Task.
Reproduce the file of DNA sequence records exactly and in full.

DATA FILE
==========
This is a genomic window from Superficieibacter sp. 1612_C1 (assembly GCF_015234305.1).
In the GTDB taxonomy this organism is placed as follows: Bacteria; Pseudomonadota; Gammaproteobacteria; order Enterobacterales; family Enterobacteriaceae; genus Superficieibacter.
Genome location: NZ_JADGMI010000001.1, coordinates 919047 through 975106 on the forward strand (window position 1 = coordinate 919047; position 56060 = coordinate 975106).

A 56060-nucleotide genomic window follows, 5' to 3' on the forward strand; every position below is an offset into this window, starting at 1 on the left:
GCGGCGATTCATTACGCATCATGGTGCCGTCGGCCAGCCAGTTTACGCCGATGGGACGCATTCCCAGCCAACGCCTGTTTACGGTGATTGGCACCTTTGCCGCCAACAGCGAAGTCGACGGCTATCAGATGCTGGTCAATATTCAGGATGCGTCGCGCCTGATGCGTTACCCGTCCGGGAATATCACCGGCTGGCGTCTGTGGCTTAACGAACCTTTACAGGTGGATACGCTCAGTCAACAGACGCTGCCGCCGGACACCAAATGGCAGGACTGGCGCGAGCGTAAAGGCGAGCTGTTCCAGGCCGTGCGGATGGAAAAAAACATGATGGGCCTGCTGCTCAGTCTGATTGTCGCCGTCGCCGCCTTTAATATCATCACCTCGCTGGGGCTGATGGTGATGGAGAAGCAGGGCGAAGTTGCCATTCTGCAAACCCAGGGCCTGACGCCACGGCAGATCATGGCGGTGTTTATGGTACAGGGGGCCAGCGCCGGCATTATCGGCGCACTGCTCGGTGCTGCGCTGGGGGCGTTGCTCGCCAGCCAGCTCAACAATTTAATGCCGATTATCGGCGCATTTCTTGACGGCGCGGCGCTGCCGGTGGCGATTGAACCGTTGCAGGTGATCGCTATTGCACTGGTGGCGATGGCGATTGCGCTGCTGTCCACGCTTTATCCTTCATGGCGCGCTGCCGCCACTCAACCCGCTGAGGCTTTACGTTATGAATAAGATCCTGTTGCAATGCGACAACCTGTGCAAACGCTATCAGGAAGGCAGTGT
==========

This is a genomic window from Superficieibacter sp. 1612_C1 (assembly GCF_015234305.1).
In the GTDB taxonomy this organism is placed as follows: Bacteria; Pseudomonadota; Gammaproteobacteria; order Enterobacterales; family Enterobacteriaceae; genus Superficieibacter.
Genome location: NZ_JADGMI010000001.1, coordinates 919047 through 975106 on the forward strand (window position 1 = coordinate 919047; position 56060 = coordinate 975106).

A 56060-nucleotide genomic window follows, 5' to 3' on the forward strand; every position below is an offset into this window, starting at 1 on the left:
GCGGCGATTCATTACGCATCATGGTGCCGTCGGCCAGCCAGTTTACGCCGATGGGACGCATTCCCAGCCAACGCCTGTTTACGGTGATTGGCACCTTTGCCGCCAACAGCGAAGTCGACGGCTATCAGATGCTGGTCAATATTCAGGATGCGTCGCGCCTGATGCGTTACCCGTCCGGGAATATCACCGGCTGGCGTCTGTGGCTTAACGAACCTTTACAGGTGGATACGCTCAGTCAACAGACGCTGCCGCCGGACACCAAATGGCAGGACTGGCGCGAGCGTAAAGGCGAGCTGTTCCAGGCCGTGCGGATGGAAAAAAACATGATGGGCCTGCTGCTCAGTCTGATTGTCGCCGTCGCCGCCTTTAATATCATCACCTCGCTGGGGCTGATGGTGATGGAGAAGCAGGGCGAAGTTGCCATTCTGCAAACCCAGGGCCTGACGCCACGGCAGATCATGGCGGTGTTTATGGTACAGGGGGCCAGCGCCGGCATTATCGGCGCACTGCTCGGTGCTGCGCTGGGGGCGTTGCTCGCCAGCCAGCTCAACAATTTAATGCCGATTATCGGCGCATTTCTTGACGGCGCGGCGCTGCCGGTGGCGATTGAACCGTTGCAGGTGATCGCTATTGCACTGGTGGCGATGGCGATTGCGCTGCTGTCCACGCTTTATCCTTCATGGCGCGCTGCCGCCACTCAACCCGCTGAGGCTTTACGTTATGAATAAGATCCTGTTGCAATGCGACAACCTGTGCAAACGCTATCAGGAAGGCAGTGT